Jesse Hardman/The World
When reporters arrived at the home of former Peruvian President Alan García on Wednesday, they thought they were witnessing a van taking him to jail on corruption charges. But that vehicle was actually headed to the hospital. García shot himself before he could be taken into custody; he later died in hospital.
Those facts then entered the vortex that is Peru’s media landscape — and Peru has a complicated news culture that trafficked in fake news long before the term was popularized by Donald Trump.
Peruvian news editor Nelly Luna says the day Alan García died, the “serious media” went to work finding the facts. She says the serious media consist of a handful of Peruvian newspapers, a national broadcast network and Luna’s online investigative site, Ojo Público. The “other media,” she says — the tabloids, TV, and social media sites that traffic in rumors also went to work.
“There’s audio circulating on WhatsApp where an anonymous voice was saying that the ex-president wasn’t dead, that it was all part of a ploy for him to escape justice,” Luna says.
She says that since the former president’s death, there’s been a flood of unverified death-bed photos, doctored audio and rumors published on social media and in tabloids.
The story is a perfect storm for a society that has spent decades dealing with the fallout of a government effort to spread misinformation and sow chaos.
It started in the early 1990s when President Alberto Fujimori called for a new constitution and had the military dissolve Congress. He and his intelligence chief, Vladimir Montesinos, then began a campaign to force the media to support him too.
Juan Luis Nugent, a contributor to El Comercio — which many consider Lima’s most trusted newspaper — says from one week to the next, new tabloids created by President Fujimori would appear on stands. Most had bright designs, women in bathing suits, limited articles written in local slang and headlines attacking his opponents. Audiences could no longer tell what was true and what was propaganda. News literacy plummeted.
Jesse Hardman/The World
“There's an entire generation of people whose standards for the quality of the information and news they get are really low,” says Nugent. “The bar is so low that it's really really easy to spread lies.”
Nugent says many reporters and prominent news commentators were paid off or threatened into aiding President Fujimori’s fake news campaign. When Fujimori fled to Japan in 2000, those journalists and commentators kept their jobs or went to work for other outlets.
“So, there was actually no punishment and people saw that. People saw that the guy who was spreading lies years ago has his own TV show. So people think maybe he's good,” Nugent adds.
Some Peruvians are still confused as to what to believe. And some have given up on believing anything or anyone, including people like José Mendoza and his sister Graciela, who run a newsstand in Lima’s busy Miraflores district.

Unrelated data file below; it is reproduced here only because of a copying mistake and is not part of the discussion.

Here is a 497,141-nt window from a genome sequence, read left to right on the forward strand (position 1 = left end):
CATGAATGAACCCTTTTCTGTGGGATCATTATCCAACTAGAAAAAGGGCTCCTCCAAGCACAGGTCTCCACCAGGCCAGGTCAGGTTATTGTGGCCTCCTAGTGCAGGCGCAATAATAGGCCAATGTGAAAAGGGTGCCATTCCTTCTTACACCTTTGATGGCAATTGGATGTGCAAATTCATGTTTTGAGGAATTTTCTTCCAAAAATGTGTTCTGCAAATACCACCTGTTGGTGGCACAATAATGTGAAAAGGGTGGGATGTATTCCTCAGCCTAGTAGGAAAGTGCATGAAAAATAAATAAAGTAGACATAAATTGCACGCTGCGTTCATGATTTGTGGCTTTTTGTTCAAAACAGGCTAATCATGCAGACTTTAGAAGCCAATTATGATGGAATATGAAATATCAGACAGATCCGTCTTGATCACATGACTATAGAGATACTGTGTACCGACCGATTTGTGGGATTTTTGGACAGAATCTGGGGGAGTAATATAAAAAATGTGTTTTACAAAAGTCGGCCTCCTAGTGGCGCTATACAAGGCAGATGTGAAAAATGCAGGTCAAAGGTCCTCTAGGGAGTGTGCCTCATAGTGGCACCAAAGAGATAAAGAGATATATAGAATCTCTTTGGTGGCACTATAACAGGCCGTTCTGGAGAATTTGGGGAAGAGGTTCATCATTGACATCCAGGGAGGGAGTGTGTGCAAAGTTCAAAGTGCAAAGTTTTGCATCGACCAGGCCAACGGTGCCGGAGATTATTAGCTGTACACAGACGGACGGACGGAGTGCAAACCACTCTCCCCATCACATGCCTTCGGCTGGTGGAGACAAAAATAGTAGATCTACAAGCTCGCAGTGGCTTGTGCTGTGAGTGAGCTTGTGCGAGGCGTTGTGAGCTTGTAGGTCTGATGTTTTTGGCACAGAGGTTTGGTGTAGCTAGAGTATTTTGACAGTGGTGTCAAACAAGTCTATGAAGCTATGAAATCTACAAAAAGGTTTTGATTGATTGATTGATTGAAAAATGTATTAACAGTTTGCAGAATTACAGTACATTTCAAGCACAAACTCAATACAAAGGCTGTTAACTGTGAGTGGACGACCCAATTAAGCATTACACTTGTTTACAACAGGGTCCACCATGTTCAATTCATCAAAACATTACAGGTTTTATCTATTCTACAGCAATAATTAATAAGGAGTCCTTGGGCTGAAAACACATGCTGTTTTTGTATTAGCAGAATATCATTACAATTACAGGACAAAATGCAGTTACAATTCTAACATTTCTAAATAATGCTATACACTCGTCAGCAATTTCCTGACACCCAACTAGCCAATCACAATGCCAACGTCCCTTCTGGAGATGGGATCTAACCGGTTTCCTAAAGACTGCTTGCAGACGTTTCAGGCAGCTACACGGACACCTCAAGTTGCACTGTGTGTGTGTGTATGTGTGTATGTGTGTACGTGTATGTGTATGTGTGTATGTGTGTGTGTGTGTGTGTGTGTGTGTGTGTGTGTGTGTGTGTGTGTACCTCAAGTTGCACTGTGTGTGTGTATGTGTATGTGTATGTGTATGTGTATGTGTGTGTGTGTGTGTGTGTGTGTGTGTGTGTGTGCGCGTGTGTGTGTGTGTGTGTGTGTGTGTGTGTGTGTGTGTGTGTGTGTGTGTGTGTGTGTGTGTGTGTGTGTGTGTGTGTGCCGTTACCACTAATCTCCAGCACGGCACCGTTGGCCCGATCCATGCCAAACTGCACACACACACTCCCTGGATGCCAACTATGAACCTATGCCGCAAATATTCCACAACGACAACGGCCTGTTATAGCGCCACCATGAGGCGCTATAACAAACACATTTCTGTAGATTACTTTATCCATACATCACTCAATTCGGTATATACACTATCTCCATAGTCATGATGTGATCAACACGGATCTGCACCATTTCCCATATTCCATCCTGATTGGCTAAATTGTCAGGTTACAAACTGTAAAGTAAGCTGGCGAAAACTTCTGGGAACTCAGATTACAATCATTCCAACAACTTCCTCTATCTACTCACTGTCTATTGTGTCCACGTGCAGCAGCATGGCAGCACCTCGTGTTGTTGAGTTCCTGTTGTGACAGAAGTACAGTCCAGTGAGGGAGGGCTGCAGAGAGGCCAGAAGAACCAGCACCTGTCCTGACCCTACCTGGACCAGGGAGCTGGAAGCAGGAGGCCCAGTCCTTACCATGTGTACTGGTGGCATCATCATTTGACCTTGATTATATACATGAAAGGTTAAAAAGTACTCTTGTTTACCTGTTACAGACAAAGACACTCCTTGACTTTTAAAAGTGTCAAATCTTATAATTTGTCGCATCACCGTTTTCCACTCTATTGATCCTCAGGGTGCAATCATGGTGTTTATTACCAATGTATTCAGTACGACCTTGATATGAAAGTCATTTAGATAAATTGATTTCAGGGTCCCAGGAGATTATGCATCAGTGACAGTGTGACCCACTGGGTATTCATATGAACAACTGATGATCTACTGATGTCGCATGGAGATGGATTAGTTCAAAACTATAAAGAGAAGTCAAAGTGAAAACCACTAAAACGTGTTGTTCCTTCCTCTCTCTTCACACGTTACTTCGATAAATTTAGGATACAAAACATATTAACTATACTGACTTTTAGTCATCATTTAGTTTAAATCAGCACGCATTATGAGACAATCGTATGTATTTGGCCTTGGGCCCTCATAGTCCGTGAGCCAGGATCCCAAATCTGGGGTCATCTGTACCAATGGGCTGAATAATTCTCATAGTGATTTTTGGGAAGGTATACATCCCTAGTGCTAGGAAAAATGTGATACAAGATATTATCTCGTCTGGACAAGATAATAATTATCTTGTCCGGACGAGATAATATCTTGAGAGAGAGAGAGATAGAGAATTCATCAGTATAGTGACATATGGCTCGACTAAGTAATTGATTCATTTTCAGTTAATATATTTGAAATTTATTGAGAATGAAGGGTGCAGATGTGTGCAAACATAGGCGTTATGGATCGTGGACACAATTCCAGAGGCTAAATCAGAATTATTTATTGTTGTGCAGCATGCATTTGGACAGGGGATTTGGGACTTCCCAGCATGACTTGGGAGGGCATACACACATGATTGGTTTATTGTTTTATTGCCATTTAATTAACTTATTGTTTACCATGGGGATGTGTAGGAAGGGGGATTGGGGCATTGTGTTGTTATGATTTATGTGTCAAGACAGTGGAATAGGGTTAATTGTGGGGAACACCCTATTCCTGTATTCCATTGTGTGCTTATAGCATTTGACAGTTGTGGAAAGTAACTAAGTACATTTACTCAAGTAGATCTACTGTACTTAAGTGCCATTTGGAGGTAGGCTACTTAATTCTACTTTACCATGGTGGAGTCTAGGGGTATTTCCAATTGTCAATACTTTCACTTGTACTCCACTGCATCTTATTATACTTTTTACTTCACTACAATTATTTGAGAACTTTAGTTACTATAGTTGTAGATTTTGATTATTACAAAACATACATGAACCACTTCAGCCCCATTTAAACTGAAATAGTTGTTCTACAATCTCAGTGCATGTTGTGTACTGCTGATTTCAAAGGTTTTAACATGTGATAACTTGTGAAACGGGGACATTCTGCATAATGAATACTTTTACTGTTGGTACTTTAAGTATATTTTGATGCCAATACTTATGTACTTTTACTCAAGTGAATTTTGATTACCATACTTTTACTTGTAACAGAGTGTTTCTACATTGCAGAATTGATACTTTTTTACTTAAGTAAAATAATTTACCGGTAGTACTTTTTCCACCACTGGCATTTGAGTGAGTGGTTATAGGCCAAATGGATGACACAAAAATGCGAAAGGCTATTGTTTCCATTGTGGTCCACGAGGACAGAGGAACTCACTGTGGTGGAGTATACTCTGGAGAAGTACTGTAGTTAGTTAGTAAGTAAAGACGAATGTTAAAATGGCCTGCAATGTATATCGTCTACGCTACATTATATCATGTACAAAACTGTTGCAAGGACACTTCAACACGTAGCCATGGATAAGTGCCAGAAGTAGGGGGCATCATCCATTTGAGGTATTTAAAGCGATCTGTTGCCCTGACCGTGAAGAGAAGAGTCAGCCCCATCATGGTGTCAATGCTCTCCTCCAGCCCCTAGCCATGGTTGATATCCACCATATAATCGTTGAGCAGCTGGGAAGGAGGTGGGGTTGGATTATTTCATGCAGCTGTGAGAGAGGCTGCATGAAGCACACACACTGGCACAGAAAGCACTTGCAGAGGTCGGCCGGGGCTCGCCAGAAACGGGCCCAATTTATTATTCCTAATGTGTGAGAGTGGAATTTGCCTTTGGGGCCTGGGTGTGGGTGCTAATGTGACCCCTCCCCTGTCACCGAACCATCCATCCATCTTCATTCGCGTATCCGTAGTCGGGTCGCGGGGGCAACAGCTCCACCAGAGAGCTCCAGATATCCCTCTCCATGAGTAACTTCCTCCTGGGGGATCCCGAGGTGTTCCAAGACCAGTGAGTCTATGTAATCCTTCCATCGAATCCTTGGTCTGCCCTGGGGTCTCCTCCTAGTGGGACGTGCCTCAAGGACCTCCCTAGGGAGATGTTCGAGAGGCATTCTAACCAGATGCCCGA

On a weekday morning, the pair are huddled in their metal kiosk which is draped with colorful newspapers. Most of the front pages are covered in photos of the last four Peruvian presidents, including García, who was embroiled in a corruption case involving a Brazilian construction company.
“All the recent presidents are rotten,” says José Mendoza.
But Mendoza’s frustration isn’t just with Peruvian politicians. It’s with the very newspapers he sells. He says he doesn’t believe the media anymore.
Mendoza says Peruvians “are so manipulated, the whole country’s been manipulated by newspapers and TV stations.”
Lima-based anthropologist Raúl Castro stands next to the Mendozas’ kiosk, listening intently to their commentary. His research is on the impact of tabloids on Peruvian society. A current project of his is categorizing the tabloid papers the Mendozas sell based on credibility.
Castro says “there’s fierce competition for readers these days among tabloids [that publish real news] and tabloids that are producing fake news.” José Mendoza disagrees.
He tells Castro he doesn’t believe a word he’s saying. “The information you gave about newspapers ... is wrong, wrong,” Mendoza says, peeking his head around the corner of the stand. His sister Graciela nods in agreement.
Castro shakes his head.
“They want everything to burn, no?” he says. “They’re saying that nobody tells the truth anymore.”
The day before former President García killed himself, he gave an interview with the national radio and television network RPP. The reporter asked him if he thought this interview could be his last because of a pending arrest on corruption charges.
García said it wouldn’t be his last and that his name would be cleared.
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Nelly Luna, the investigative news editor, says García’s suicide left the country in a state of disbelief.
“Every big political story represents a different journalistic challenge,” she says. "But what just happened is the kind of thing we never would have imagined, not even in the worst-case scenario.”
It’s now up to Peruvian media to chase the facts and make sure the public hears the truth. The real truth.